Arbitration continues to be popular with many employers. Two significant factors driving employers to arbitration, and away from state and federal courts, are the potential for lower defense costs and reduced risk of runaway jury awards that seem to be more common than ever before. Many lawyers think the benefits of arbitration are overstated and the costs understated, but the trend nonetheless is for more arbitration.
Of course, before an employee can be compelled to arbitrate an employment dispute, the employee must first agree to arbitrate. Many employers try to make an agreement to arbitrate a condition of continuing employment by putting an arbitration agreement in their employee handbook. If the employee acknowledges in writing the arbitration provision in a handbook, and continues to work thereafter, most courts will find that the employee manifested sufficient assent to the arbitration agreement and will compel arbitration.
But, a recent ruling from the Eighth Circuit shows the practice of relying on the employee’s assent to a handbook provision may not be enough to prove the employee agreed to arbitrate employment disputes. The case is Shockley v. Primelending (8th Cir., July 15, 2019). Shockley sued Primelending for alleged violations of the Fair Labor Standards Act (FLSA). The employer moved the court to compel arbitration, relying upon the arbitration provision contained in its employee handbook. The district court denied the motion, finding there was no enforceable agreement to arbitrate, which the court of appeals affirmed.
The handbook in question was maintained on an intranet accessible by Primelending’s employees. In August 2016, two months after she was hired, Shockley accessed the company intranet, clicked on and opened several company documents, including the handbook. When an employee enters the area of the intranet containing the handbook, the employee is advised that by entering she thereby acknowledges review of the materials therein. But, the click that generates the acknowledgement did not actually open the full text of the handbook. Rather, the click generated a pop-up window that contained a link, which itself had to be clicked to open the full handbook. Shockley went through the same process again in February 2017 as part of an annual policy review. Shockley testified that she did not remember reviewing the handbook either time. Nor was there evidence Shockley actually clicked on the link in the pop-up window that would have taken her to the full text handbook.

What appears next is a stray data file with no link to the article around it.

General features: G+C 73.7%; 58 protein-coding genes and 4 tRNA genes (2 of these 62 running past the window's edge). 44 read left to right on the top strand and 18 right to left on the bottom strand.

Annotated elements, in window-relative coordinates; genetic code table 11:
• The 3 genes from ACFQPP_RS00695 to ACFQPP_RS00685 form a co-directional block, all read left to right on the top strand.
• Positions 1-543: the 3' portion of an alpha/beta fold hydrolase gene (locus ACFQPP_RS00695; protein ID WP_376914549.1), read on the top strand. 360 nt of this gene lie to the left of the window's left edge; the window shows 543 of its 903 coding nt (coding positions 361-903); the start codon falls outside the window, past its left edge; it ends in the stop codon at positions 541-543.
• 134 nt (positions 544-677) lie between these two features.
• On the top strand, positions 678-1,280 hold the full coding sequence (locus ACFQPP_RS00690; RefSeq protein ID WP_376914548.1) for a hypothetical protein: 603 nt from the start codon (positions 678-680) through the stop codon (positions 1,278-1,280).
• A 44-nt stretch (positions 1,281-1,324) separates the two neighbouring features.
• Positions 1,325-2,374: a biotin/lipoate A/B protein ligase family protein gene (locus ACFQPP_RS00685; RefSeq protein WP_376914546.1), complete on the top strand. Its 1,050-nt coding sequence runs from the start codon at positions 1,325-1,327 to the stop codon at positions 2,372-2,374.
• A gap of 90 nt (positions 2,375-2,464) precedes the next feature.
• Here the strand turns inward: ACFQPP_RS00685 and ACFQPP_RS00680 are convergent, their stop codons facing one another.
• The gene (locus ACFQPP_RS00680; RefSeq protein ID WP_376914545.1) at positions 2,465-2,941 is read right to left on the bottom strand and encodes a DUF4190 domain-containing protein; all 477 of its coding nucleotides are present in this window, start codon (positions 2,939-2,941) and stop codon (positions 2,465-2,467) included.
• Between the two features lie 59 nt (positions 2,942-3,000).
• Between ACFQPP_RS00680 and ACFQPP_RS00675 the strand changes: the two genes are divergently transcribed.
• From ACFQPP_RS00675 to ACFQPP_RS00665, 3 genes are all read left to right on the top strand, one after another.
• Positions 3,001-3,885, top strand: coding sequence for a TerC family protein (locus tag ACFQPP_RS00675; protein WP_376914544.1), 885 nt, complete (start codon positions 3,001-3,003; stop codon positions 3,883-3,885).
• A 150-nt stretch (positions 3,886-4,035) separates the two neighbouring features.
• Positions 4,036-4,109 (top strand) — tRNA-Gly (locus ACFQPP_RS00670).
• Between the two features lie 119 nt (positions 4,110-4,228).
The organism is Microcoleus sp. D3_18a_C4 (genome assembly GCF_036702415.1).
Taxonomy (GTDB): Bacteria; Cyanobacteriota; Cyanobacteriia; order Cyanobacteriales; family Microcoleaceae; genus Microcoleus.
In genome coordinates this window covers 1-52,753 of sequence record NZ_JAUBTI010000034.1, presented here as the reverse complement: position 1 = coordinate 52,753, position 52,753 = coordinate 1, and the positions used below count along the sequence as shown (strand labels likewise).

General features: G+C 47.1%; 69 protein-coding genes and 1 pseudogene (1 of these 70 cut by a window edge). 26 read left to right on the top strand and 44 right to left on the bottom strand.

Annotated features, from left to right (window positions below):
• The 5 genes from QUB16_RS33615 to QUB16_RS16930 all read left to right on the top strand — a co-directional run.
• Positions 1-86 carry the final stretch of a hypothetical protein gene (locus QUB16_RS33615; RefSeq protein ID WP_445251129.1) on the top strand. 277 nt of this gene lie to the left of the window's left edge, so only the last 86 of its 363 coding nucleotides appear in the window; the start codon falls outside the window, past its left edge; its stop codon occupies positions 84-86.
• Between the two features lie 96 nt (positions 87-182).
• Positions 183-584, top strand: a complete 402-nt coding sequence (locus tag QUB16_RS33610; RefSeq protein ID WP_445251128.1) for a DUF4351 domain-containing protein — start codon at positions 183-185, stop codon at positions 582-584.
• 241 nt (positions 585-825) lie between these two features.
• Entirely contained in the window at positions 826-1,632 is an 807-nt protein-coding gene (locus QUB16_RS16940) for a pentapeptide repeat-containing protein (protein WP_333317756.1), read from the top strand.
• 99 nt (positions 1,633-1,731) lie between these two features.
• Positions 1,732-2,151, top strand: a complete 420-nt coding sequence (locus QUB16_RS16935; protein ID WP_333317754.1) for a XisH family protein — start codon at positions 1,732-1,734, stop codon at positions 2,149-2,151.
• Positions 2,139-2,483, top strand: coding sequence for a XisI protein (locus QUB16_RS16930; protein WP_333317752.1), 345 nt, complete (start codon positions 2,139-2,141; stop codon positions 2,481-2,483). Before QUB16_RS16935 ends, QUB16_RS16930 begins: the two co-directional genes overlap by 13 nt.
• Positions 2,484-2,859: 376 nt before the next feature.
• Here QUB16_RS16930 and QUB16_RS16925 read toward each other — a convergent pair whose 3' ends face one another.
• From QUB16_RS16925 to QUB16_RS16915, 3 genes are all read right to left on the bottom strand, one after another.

The court found that, at best, Shockley was aware of the existence of the arbitration provision in the handbook. But, knowing the agreement is there and actually agreeing to be bound by its terms are two different things. The court held that the “employee’s general knowledge or awareness of the existence of a contract” is not sufficient to constitute “the positive and unambiguous acceptance required under Missouri law.”
Fortunately for those employers who like arbitration, Shockley does nothing to alter your rights to condition continued employment on the employee’s agreement to arbitrate. But, the opinion should cause employers to rethink how they go about obtaining the employee’s consent. Using a computer based system for employee review and acknowledgement is efficient, but it may be more difficult to prove the employee actually read and assented to the arbitration agreement. An employer may not be able to impose consent on an employee simply by having a pop-up window appear that says, in effect, “by entering the site you acknowledge reviewing its contents.” The best evidence of assent may be obtained the old-fashioned way; that is, having the employee review the arbitration agreement in document form and specifically acknowledge in writing that she received and read it. Or, an electronic system could still be used if it included the ability to obtain an electronic signature. No matter how you obtain the employee’s agreement, it should be done in a way that can be reliably proved in the event the employee challenges its enforcement.